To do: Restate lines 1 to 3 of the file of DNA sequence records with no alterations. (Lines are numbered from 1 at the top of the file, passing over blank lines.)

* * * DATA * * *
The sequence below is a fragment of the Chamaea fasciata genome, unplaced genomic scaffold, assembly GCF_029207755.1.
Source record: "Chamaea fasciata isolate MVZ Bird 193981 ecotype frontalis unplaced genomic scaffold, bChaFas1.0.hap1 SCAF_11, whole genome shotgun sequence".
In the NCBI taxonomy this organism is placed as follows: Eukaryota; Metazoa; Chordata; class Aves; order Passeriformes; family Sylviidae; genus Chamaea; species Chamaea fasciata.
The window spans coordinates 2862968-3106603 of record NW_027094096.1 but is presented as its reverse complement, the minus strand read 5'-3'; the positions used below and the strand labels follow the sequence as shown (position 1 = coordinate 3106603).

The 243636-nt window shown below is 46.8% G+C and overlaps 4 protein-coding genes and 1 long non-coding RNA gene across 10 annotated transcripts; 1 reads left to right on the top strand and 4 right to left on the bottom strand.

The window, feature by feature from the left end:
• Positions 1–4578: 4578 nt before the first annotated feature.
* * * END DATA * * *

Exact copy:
The sequence below is a fragment of the Chamaea fasciata genome, unplaced genomic scaffold, assembly GCF_029207755.1.
Source record: "Chamaea fasciata isolate MVZ Bird 193981 ecotype frontalis unplaced genomic scaffold, bChaFas1.0.hap1 SCAF_11, whole genome shotgun sequence".
In the NCBI taxonomy this organism is placed as follows: Eukaryota; Metazoa; Chordata; class Aves; order Passeriformes; family Sylviidae; genus Chamaea; species Chamaea fasciata.